Cash, Securities, and Real Estate

Bradley Hospital Donor Wall

Planned Giving

For more information about planned giving, please contact Anne Morton Smith, chief development officer at 401-432-1451 or

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Cash is the easiest of all assets to transfer in order to fund a life income gift to Bradley Hospital Foundation. Ordinarily, the receipt of your check by the hospital concludes the transaction with the postmark on your envelope as your official date of gift. A life income gift (such as a charitable gift annuity or a charitable remainder unitrust) is likely to provide higher income than either a certificate of deposit or a savings account.

Securities and Mutual Funds

Many donors who own highly appreciated securities are reluctant to sell because of the capital gains tax on the appreciated portion of the assets. Using securities and/or mutual funds to fund a life income gift is a way to avoid incurring up-front capital gains tax liability. Learn more about donating securities and/or mutual funds.

Real Estate

In reviewing their assets, donors often find that real estate, whether their primary residence or vacation home, has appreciated more than their other assets. A gift of real estate to Bradley Hospital Foundation  can offer significant benefits to both the donor and the hospital. There are several options for making a real estate gift:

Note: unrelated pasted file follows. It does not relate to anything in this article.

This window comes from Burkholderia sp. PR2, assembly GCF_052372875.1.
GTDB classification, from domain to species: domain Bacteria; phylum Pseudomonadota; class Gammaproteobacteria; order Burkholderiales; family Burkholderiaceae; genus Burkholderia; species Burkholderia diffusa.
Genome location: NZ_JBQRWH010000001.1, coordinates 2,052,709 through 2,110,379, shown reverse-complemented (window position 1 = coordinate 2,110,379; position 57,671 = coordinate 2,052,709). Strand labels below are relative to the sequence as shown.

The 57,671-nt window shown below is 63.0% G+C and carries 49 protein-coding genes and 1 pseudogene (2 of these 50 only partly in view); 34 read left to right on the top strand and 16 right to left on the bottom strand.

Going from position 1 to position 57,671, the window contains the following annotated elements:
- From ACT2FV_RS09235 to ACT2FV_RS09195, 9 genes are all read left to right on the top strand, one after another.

• Outright Gift of Real Estate: A gift to the hospital results in a charitable income tax deduction based on the fair market value of the property at the time of the gift. In addition, the donor is able to avoid any capital gains tax liability.
  • Life Income Gifts of Real Estate: A gift of real estate can be structured to provide a life income (usually through a trust or a deferred payment gift annuity). Whatever gift vehicle is chosen, the donor receives a charitable income tax deduction (for a portion of the gift's value) in the year the gift is made.
  • Gift of Real Estate with Retained Life Estate: A donor may decide to make a gift of their principal residence or vacation home to the hospital and retain the right to live in the house for their lifetime. The donor receives a charitable income tax deduction for a portion of the fair market value of the home in the year of the gift and retains rights and duties of ownership for life.

Bradley Hospital Foundation has suggested guidelines to ensure that real estate gift transfers go smoothly: property should be readily saleable so that the hospital does not incur undue carrying expenses; a qualified appraisal must be provided by the donor to substantiate the value of the property; and the real estate should be mortgage-free.